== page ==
You’re going to be a grandmother! You could have received the news in one of many ways. Maybe an adoption finally came through. Perhaps your son emailed an ultrasound image (good luck finding the fetus). Your child might tell you the old fashioned way: “Mom, I’m pregnant.” Or, your daughter could marry someone who has children. However it happens, your life is about to change.
I was elated at my daughters’ pregnancy announcements. A new person would be in my life. Growing up as an only child, with no dad, grandparents, or first cousins, I longed for a larger family. I’d thought I could make up for my early lean family by having a slew of my own kids. But for various reasons, my husband and I stopped at two children. Now, with each new grandchild, my tribe expands.
Seeing my daughters become mothers filled me with joy and pride, mixed with the hope that all would go well. I’d loved caring for children, and was happy to see my girls choose to have their own children.
Mothers build nests, from finding a mate to picking the perfect paint color for baby’s new room (as if the baby will actually sleep in that room rather than beside mom and dad’s bed, or in someone’s walking arms, or in a sling). Two days before I delivered my first daughter, my kitchen cupboards begged me to empty, clean, and tidy them and all their contents. I’m not the cupboard-cleaning type—I believe that closets, drawers, and cupboards close in order to hide the disasters within. My cabinet cleaning was misplaced nesting, as if the baby were going to sleep there.
I was surprised when I began to grandma-nest. I don’t know if this behavior has been observed in other species. I just know that I loved helping my daughters prepare for their little ones. Once the mom developed her baby wish list, I made liberal use of my Amazon 1-click (such a powerful feeling), and the brown delivery boxes piled up. All three grandchildren have arrived in the world replete with onesies, diapers, toys, and everything else they could possibly need. I even made baby bottom wipes from old flannel sheets (sewing the equivalent of toilet paper is a labor of love).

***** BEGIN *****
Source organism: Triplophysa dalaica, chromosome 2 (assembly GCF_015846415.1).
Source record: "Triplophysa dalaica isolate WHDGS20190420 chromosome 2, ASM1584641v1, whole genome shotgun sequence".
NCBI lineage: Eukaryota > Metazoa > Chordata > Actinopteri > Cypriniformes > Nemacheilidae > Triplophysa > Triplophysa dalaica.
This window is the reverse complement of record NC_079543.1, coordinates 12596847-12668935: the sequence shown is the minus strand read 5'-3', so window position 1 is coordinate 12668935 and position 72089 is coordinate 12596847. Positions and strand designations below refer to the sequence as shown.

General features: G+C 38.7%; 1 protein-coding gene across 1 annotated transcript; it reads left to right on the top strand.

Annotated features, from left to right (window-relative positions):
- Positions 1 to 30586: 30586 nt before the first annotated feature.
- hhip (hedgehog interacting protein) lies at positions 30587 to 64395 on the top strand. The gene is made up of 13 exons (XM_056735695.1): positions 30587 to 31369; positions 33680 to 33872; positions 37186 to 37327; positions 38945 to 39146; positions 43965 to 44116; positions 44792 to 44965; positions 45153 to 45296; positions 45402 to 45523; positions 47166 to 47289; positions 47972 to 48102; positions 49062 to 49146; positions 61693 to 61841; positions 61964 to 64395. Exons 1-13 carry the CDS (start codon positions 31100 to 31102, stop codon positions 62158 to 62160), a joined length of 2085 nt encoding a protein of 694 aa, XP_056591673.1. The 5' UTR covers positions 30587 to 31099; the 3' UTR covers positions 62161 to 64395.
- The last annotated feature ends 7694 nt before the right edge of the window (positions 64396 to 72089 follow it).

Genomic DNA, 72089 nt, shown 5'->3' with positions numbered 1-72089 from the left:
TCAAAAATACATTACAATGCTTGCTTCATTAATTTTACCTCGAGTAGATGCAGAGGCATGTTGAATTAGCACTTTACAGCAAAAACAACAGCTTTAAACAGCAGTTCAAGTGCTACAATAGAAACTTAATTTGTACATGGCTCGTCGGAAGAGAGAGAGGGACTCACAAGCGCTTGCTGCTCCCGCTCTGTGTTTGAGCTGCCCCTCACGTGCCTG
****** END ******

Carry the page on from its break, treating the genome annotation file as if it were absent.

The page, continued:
What I failed to plan for was the one thing women usually think of first for any event: what to wear. This is not a trivial matter. One hour with a newborn can ruin a business suit. Those favorite jeans, the ones that don’t make you look fat, will probably be too stiff for getting up and down from the floor several times in a fifteen minute period. Grandmas need grandma clothes. Some requirements:
Washable: In the space of a few babysitting hours, you’ll be peed on, spit up on, and maybe pooped on. And that’s on one of the good days. One grandson has drenched me in vomit several times. It’s good to have a full change of clothes with you, either in your car or in the baby’s house.
Comfortable: By this I don’t mean the kind of psychological comfort you feel when an outfit drapes just the right way to hide your flaws. I mean clothes that bend with you as you stoop and pick up babies, kids, and toys. I mean pants that allow you to kneel on food-covered floors, grass, dirt, and sand, and shirts that don’t bind as you desperately hold onto your two-year-old grandson’s tricycle as it’s about to careen down a hill.
Forgiving of stains: If you love your summer pastels, you might need to rethink your fashion choice. Or, you could embrace the artistic look of white pants smeared with jam handprints, marker stains, and the aforementioned poop.
Temperature adjustable: If you’re postmenopausal, you may experience the occasional hot flash. Or, if you’re like me, you have three temperature settings: hot, boiling hot, and freezing. Holding hot babies can set up and prolong a hot flash. I’ve found that layering with sweat-wicking clothes helps.
So, my Grandma outfit is pretty much the same as my work-out ensemble:
Sleeveless athletic shirt (sweat dries quickly)
Quarter-zip light athletic long-sleeve shirt (a small hot flash can be averted just with opening the zipper, and babies love to practice pulling the zipper up and down)
Hooded fleece cardigan jacket (great for wet, cold days)
Black yoga pants with pockets for tissues, snacks, little toys, baby socks, and your smart phone to text Mom and Dad things like: Is it really okay if your four year old granddaughter has five teaspoons of honey?
Walking shoes, preferably waterproof (toddlers aim toward puddles like magnetic attraction—nice to keep your own feet dry even if you can’t protect theirs)
Finally, grandma nesting includes setting up your own home for visiting grandkids, with things like childproofing, plastic dishes free of nasty chemicals, booster seats, and port-a-cribs. On one visit, my granddaughter pointed out the most critical thing for a grandma nest: “Grandma, you need more toys here.” Back to Amazon 1-click.